This series shows off how one-track minded Frank Castle is now that he's The Punisher.   Held prisoner on a boat, he's pitted against all the men in the criminal organization he's been tracking.   

 

Look, it's not good for the poor boat.   

 

He's determined to see the man responsible for all this death and grief brought to his own brand of justice, so getting a little beat up is nothing to him.   Love how true to the character this is, and how he just guts everyone who gets in his way.

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review 2017-04-20 01:20
I really loved this!
Daredevil/Punisher: Seventh Circle (Daredevil/Punisher: Seventh Circle Infinite Comic) - Szymon Kudranski,Charles Soule,Reilly Brown

Then again, I tend to love anything written by Soule, who is one of the best writers in Marvel's corner right now.   He revolves everything around the characters and carefully thinks through conflicts, both in how the characters would react and how they're paired up  - meaning that when someone is fighting, he knows not only how they would fight most effectively, but what powers should be pitted against one another.

 

I kind of love this series, because Frank Castle (The Punisher) and Matt Murdock (Daredevil) respect each other on some levels.   Well, Frank does talk shit about Murdock, even to Daredevil, but Castle doesn't know that Murdock and Daredevil are one and the same.   The alter egos, the superhero and anti-hero, respect each other on some level, though.   They're both doing all they can to help innocent people, but disagree on the methods.   Murdock is a lawyer and believes in due process; he, as Daredevil, sees his job as being to bring criminals to the authorities to be tried by the legal system.   Castle, however, believes in extremes, and that if the legal system won't cut down murders, rapists, and drug dealers, then by god, it's his mission to bring the death penalty straight tot hose scumbags.  This conflict is at the heart if this graphic novel, as Mirdock is transporting a criminal to the airport so he can be moved to, and tried in Texas.   When the Punisher intervenes, both Daredevil and his protege, Blindspot, show up to make sure that their man gets to his plane safely.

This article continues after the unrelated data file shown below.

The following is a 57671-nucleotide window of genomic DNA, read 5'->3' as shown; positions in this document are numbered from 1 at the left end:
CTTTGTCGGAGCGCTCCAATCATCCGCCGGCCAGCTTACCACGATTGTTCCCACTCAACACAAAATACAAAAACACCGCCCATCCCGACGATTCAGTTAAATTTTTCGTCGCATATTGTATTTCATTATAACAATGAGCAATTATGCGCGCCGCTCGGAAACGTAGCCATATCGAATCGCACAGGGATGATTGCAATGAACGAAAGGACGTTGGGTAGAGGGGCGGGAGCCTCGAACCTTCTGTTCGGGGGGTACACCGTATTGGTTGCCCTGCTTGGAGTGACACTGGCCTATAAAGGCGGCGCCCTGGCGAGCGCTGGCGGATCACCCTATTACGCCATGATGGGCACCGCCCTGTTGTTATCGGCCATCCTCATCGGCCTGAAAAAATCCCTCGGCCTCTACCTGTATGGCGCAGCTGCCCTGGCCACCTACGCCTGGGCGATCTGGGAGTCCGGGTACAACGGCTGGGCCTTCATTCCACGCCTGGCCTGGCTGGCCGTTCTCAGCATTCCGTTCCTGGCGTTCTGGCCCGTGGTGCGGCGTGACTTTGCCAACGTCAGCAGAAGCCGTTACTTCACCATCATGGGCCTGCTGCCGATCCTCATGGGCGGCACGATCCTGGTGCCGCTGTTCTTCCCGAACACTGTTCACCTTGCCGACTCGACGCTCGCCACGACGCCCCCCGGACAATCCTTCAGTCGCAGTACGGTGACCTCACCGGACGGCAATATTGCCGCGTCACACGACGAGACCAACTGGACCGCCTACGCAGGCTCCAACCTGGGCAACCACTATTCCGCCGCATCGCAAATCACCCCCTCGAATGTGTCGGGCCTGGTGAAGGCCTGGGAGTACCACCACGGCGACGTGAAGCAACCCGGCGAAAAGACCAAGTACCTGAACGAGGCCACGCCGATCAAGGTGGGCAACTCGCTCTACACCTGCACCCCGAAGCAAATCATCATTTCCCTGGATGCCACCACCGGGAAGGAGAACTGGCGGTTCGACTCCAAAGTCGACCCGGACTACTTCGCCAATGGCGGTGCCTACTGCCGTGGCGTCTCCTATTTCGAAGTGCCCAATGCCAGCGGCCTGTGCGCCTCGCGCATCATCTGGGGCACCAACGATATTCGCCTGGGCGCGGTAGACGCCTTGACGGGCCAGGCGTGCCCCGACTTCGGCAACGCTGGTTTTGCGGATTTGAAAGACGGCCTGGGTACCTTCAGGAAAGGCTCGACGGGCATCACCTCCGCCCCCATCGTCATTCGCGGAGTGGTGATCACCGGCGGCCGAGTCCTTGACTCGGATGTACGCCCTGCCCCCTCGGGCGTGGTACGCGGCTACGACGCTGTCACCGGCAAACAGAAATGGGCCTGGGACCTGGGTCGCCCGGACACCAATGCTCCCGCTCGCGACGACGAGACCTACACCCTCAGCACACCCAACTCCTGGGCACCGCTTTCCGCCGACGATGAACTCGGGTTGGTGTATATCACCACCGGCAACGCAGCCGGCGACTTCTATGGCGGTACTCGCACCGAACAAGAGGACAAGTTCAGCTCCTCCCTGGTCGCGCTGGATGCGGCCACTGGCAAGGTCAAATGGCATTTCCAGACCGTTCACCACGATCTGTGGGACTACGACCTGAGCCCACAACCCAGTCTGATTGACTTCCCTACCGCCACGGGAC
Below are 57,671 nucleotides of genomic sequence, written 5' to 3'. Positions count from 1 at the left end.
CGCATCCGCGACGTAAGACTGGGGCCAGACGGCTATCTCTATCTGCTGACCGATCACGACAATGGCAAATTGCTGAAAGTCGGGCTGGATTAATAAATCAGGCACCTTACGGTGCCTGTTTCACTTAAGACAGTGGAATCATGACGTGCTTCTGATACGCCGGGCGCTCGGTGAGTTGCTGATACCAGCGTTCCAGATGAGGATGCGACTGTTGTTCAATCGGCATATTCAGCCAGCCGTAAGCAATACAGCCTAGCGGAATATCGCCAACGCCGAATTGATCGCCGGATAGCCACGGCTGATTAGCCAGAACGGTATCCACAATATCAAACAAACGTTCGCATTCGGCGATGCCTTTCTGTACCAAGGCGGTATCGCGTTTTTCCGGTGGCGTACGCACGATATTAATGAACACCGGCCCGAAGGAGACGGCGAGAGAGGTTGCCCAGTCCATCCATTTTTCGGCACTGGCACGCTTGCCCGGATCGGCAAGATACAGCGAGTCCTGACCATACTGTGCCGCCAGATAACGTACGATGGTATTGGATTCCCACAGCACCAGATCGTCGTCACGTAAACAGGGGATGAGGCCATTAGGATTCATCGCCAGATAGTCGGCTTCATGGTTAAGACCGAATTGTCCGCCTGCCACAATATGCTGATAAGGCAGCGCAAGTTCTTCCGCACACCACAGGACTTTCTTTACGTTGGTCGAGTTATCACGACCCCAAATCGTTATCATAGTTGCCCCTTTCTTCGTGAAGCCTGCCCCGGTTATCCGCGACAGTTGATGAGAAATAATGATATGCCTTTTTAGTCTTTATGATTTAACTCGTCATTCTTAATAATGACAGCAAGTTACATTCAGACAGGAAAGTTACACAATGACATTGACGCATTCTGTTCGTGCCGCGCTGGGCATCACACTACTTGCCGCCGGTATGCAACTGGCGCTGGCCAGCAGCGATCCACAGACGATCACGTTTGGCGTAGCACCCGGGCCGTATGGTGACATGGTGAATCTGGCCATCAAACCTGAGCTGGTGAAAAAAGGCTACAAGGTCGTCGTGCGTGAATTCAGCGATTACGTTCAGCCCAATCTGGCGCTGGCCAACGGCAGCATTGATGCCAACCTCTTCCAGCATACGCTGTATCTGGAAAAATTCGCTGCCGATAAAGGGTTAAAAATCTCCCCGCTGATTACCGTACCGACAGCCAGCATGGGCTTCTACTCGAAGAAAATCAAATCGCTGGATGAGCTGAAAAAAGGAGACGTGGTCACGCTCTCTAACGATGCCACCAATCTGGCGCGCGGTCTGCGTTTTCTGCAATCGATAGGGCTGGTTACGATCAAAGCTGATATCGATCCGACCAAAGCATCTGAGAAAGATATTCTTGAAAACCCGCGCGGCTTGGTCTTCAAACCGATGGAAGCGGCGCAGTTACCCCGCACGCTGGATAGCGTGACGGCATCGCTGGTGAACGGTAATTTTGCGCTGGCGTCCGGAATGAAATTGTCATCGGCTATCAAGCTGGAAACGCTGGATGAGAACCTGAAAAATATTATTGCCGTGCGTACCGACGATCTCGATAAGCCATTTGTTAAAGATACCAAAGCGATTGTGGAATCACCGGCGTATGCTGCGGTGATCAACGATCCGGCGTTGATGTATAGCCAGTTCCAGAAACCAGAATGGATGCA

It's never that easy with The Punisher, whose strength of will serves only one thing: his need to punish those who are naughty.   And the man Daredvil and Blindsspot is downright and pure evil.   Nothing will stand in Castle's way to see justice done, and the little given to us about the man he's tracking?  That makes me want Punisher to put this down as a win. And since Murdock is not only just as strong willed, but just as determined to see this man get a fair trial, it was bound to be a long struggle.   I loved how these characters played off each other and how they managed to hold each other off for eight issues.   I loved the art.   I'm hoping to see more of these two in more Infinite comics.